Big Brother: Your Newest Car Passenger
As the new infrastructure bill makes its way out of the Senate and is prepared to go to the House of Representatives, tucked inside are two little pieces of legislation that are not well known: The RIDE Act and HALT Act. Hailed by the president of Mother’s Against Drunk Driving (MADD) as a, “technological vaccine” to drunk driving, these two pieces of legislation order the National Highway Traffic Safety Administration (NHTSA):
To require the Secretary of Transportation, acting through the Administrator of the National Highway Traffic Safety Administration, to prescribe a Federal motor vehicle safety standard for advanced drunk and impaired driving prevention technology, and for other purposes.
The HALT and RIDE act would require NHTSA in the next three to five years to:
- Identify technology to detect drunk and impaired driving
- Set minimum standards for that technology
- Promulgate rules to have it installed in new vehicles
This technology has been in development for some time. Several car manufacturers have different iterations on it. Now, the technology would be required baseline in new cars, similar to seat belts. In this article we’re going to be discussing the two pieces of legislation, what those technologies look like, and finally point out a large amount of questions that are still unanswered and might give everybody pause until we have more information.
Halt And Ride Act Of 2021
The HALT and RIDE acts are pieces of bipartisan legislation that have been included into the infrastructure bill that is making its way through Congress right now. The RIDE act in the Senate was introduced by Sen. Ben Lujan (D-NM) and co-sponsored by Sens Rick Scott (R-FL), Gary Peters (D-MI) and Shelley Moore (R-WV). The HALT act was introduced into the House of Representatives by Rep. Debbie Dingell (D-MI-12) and cosponsored by Rep. Grace Napolitano (D-CA-32). To date, they are both still in committee.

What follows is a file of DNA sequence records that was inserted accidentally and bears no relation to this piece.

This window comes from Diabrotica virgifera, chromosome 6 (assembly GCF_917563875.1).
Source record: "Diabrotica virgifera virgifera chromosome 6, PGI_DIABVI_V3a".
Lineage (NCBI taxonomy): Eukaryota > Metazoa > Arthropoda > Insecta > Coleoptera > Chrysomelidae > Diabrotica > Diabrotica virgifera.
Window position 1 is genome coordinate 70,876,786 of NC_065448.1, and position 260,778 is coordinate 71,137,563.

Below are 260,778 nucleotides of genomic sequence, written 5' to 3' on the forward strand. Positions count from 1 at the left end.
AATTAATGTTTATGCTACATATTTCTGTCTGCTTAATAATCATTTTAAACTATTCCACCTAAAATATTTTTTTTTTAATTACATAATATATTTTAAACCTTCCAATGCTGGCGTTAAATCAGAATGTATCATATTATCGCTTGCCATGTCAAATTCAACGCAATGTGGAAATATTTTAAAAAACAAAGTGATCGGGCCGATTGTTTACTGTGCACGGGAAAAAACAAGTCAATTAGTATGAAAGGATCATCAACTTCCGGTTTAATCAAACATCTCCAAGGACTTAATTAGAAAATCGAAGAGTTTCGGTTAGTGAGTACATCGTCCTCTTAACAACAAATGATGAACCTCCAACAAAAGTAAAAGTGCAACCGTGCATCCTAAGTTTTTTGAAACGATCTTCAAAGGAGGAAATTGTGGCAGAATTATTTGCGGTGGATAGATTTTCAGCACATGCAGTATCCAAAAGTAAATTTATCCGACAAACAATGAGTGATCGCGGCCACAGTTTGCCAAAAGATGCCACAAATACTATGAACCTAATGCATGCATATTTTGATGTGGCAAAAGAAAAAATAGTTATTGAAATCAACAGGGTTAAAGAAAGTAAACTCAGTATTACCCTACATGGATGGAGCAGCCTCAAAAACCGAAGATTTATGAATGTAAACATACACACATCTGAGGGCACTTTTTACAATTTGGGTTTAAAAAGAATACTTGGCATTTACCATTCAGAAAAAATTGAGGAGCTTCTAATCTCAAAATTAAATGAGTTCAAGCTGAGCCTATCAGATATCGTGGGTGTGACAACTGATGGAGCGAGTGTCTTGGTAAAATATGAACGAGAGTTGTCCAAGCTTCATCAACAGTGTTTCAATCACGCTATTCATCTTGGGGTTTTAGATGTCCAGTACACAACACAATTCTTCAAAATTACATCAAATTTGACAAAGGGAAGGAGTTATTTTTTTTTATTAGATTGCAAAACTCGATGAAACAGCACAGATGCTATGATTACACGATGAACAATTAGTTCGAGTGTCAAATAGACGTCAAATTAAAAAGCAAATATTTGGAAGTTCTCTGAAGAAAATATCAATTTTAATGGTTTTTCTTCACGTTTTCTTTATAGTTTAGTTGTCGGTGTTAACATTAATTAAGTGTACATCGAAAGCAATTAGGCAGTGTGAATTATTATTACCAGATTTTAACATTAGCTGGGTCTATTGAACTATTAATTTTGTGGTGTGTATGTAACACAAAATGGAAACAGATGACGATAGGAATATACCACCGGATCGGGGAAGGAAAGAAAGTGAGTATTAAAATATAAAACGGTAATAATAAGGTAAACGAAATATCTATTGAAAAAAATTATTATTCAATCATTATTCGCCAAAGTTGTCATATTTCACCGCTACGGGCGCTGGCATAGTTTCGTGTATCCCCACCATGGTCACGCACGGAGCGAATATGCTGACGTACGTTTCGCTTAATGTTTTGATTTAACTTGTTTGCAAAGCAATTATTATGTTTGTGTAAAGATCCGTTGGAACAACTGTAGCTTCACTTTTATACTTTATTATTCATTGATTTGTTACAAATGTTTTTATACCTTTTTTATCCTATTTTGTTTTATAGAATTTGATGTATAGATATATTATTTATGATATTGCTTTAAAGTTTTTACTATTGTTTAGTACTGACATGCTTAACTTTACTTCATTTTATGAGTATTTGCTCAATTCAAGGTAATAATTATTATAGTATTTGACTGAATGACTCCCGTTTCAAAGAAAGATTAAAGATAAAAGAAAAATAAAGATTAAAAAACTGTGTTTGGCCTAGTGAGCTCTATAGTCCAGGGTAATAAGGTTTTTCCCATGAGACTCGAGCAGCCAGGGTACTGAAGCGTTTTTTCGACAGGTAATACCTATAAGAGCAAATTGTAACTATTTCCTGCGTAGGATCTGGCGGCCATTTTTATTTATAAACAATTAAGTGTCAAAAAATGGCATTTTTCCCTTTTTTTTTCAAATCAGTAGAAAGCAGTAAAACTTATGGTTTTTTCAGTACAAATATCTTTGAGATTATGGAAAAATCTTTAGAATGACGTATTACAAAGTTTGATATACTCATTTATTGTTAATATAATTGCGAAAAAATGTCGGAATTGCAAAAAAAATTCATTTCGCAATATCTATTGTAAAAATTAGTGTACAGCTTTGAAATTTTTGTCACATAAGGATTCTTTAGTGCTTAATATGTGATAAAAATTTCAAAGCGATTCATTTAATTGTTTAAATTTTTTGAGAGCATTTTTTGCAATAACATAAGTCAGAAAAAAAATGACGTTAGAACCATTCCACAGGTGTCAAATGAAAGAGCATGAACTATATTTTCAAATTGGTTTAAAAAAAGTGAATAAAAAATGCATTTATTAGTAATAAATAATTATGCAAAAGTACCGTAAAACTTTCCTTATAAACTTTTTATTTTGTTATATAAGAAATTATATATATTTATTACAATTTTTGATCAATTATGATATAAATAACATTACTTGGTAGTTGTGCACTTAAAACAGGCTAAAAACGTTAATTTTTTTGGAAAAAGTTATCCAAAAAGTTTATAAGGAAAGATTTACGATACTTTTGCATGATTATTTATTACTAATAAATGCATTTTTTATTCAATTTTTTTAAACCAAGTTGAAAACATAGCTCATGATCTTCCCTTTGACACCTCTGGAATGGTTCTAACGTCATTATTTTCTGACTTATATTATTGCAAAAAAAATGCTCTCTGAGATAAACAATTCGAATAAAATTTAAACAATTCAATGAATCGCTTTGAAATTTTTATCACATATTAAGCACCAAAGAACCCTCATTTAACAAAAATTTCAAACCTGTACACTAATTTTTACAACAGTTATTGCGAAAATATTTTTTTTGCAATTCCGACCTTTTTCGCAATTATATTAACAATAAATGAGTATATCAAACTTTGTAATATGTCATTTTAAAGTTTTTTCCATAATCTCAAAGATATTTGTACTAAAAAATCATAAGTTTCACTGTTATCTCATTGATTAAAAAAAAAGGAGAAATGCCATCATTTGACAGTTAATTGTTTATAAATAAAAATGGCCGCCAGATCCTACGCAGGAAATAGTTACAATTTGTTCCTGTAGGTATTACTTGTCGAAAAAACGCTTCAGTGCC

The reasons behind such legislation are two-fold: statistics concerning drunk driving and public support. To the former:
- NHTSA has released statistics that show in 2020, despite driving less, traffic fatalities have increased. Within that subset, impaired driving rose significantly.
- The Insurance Institute for Highway Safety also predicted that alcohol-detection systems could prevent up to one-third of traffic related deaths, or roughly 9,400 people per year.
- NHTSA has also stated that impaired and drunk driving are costing the United States Economy roughly $69 billion a year in 2010.
Concerning public support, MADD teamed up with Ipsos to conduct a survey concerning impaired driving technology. That survey found:
- 3 of 4 people (77%) support Congressional action to require impaired driving detection technology in all new vehicles;
- 8 of 10 people (83%) believe that new auto safety features should be standard in all cars
- 9 of 10 people (89%) say it’s a good or very good idea to have technology that is integrated into a car’s electronics to prevent drunk driving.
A combination of an especially fatal year in traffic combined with broad public support and bipartisan support has created a perfect storm for these pieces of legislation to pass.
Impaired Driving Technology: How It Would Work
As early as 2007 car manufacturers have been developing anti-impaired and drunk driving technology. The Japanese car manufacturers were the first, facing public outcry over several high profile DUIs resulting in death for entire families in Japan. Other manufacturers followed suit, and there are currently several variations on the technology. Here are a few:
- Toyota: In 2007, Toyota stated they were developing technology that would not allow a car to be started if there was too much alcohol measured in the sweat on people’s palms. The sweat sensors would be on the driving wheel. Additionally, they would be monitoring a driver’s pupils and abnormal steering that would bring the car to a stop if it was determined the individual was impaired.